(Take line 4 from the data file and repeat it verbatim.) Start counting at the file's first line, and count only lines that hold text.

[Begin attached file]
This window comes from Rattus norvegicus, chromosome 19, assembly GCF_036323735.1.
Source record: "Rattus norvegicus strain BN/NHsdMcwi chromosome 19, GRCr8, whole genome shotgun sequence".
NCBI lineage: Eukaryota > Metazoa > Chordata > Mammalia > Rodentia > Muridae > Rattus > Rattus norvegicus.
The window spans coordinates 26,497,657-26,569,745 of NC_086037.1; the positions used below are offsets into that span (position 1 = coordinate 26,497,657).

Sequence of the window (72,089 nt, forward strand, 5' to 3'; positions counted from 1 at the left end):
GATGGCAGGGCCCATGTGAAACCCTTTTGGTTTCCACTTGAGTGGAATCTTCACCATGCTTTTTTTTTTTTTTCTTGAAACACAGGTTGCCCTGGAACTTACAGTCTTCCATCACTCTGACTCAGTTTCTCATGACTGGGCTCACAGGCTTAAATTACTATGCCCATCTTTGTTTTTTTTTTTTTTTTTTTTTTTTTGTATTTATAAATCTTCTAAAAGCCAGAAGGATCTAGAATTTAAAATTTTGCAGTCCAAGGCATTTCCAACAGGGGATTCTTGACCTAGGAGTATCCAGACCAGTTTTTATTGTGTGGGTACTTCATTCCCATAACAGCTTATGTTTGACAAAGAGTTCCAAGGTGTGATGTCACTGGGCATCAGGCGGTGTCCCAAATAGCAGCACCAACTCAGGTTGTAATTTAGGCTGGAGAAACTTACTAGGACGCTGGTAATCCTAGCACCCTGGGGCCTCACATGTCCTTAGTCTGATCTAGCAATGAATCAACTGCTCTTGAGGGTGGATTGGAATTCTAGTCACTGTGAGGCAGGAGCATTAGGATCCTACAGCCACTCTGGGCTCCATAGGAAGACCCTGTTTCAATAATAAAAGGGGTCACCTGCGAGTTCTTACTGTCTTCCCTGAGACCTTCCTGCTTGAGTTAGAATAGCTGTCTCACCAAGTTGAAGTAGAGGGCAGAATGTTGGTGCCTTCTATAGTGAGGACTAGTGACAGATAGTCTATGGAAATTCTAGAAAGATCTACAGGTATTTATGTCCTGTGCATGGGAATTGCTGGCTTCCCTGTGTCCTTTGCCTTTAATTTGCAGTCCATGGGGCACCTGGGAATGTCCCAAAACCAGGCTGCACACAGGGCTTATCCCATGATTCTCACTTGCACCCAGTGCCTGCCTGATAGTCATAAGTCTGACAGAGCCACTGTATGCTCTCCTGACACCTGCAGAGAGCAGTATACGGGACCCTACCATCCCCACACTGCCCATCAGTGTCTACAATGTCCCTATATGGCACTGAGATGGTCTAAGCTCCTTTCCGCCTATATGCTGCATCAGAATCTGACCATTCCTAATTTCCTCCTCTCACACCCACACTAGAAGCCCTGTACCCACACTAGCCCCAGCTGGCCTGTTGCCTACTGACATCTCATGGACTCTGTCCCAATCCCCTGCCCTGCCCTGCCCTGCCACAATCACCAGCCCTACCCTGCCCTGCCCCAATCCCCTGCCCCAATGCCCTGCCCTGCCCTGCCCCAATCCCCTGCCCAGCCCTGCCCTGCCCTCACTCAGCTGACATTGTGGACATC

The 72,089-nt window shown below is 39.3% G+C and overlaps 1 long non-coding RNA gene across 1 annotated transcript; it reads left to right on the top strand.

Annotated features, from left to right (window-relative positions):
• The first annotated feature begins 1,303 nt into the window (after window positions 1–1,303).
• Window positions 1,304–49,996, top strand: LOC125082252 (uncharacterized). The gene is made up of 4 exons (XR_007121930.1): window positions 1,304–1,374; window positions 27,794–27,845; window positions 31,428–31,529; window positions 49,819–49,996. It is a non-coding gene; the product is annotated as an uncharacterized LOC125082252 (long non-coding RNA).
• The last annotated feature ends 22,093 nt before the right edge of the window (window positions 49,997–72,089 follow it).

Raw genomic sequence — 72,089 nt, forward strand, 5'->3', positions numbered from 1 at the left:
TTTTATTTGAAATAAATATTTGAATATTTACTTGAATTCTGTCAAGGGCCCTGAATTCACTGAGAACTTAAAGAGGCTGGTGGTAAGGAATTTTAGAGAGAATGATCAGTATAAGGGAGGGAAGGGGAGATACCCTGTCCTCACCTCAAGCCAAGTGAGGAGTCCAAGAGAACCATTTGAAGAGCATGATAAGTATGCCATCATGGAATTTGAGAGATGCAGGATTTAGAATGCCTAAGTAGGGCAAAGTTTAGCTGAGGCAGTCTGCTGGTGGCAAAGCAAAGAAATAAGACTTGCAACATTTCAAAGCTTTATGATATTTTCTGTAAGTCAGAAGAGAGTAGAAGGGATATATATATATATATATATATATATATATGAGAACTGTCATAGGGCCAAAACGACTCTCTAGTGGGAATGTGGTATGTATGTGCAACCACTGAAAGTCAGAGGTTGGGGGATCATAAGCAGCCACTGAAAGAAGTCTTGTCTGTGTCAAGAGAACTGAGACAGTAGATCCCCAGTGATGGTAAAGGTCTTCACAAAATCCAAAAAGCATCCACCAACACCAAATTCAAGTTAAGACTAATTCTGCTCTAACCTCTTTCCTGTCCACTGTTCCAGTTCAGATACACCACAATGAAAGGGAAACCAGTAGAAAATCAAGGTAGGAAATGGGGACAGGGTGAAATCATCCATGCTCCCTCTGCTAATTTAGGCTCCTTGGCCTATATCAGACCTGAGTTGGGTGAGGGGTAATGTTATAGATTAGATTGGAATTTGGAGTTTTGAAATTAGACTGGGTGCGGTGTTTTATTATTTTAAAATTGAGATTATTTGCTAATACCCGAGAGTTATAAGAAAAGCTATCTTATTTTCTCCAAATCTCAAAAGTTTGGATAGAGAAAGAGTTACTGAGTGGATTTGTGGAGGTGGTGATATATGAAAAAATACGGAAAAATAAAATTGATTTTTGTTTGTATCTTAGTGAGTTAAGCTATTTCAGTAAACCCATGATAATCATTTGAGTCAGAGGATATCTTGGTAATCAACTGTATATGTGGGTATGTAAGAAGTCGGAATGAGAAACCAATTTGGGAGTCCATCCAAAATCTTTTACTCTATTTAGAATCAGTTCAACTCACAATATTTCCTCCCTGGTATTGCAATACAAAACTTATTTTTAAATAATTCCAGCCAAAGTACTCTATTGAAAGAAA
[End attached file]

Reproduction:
The window spans coordinates 26,497,657-26,569,745 of NC_086037.1; the positions used below are offsets into that span (position 1 = coordinate 26,497,657).